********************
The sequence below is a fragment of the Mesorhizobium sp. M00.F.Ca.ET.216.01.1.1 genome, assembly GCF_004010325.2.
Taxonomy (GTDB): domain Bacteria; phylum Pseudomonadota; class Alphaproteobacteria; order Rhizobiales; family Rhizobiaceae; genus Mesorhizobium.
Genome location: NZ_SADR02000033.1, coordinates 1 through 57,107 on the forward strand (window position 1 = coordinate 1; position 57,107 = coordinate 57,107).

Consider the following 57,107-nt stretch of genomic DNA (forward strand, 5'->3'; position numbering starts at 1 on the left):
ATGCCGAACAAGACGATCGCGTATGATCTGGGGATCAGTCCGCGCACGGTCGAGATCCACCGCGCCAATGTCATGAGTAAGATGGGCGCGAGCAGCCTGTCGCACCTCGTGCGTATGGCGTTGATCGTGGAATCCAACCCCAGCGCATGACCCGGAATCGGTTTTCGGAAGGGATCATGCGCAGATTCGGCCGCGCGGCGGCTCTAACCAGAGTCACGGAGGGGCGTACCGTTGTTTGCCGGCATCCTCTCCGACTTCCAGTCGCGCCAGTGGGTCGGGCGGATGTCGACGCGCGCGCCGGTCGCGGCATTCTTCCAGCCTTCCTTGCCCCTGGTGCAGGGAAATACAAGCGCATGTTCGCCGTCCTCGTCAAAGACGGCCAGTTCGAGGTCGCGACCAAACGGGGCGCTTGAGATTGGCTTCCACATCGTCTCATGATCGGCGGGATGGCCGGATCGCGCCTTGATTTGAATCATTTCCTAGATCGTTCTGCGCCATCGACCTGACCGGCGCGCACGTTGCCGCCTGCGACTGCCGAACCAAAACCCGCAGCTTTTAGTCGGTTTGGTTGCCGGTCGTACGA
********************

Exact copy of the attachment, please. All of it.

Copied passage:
The sequence below is a fragment of the Mesorhizobium sp. M00.F.Ca.ET.216.01.1.1 genome, assembly GCF_004010325.2.
Taxonomy (GTDB): domain Bacteria; phylum Pseudomonadota; class Alphaproteobacteria; order Rhizobiales; family Rhizobiaceae; genus Mesorhizobium.
Genome location: NZ_SADR02000033.1, coordinates 1 through 57,107 on the forward strand (window position 1 = coordinate 1; position 57,107 = coordinate 57,107).

Consider the following 57,107-nt stretch of genomic DNA (forward strand, 5'->3'; position numbering starts at 1 on the left):
ATGCCGAACAAGACGATCGCGTATGATCTGGGGATCAGTCCGCGCACGGTCGAGATCCACCGCGCCAATGTCATGAGTAAGATGGGCGCGAGCAGCCTGTCGCACCTCGTGCGTATGGCGTTGATCGTGGAATCCAACCCCAGCGCATGACCCGGAATCGGTTTTCGGAAGGGATCATGCGCAGATTCGGCCGCGCGGCGGCTCTAACCAGAGTCACGGAGGGGCGTACCGTTGTTTGCCGGCATCCTCTCCGACTTCCAGTCGCGCCAGTGGGTCGGGCGGATGTCGACGCGCGCGCCGGTCGCGGCATTCTTCCAGCCTTCCTTGCCCCTGGTGCAGGGAAATACAAGCGCATGTTCGCCGTCCTCGTCAAAGACGGCCAGTTCGAGGTCGCGACCAAACGGGGCGCTTGAGATTGGCTTCCACATCGTCTCATGATCGGCGGGATGGCCGGATCGCGCCTTGATTTGAATCATTTCCTAGATCGTTCTGCGCCATCGACCTGACCGGCGCGCACGTTGCCGCCTGCGACTGCCGAACCAAAACCCGCAGCTTTTAGTCGGTTTGGTTGCCGGTCGTACGA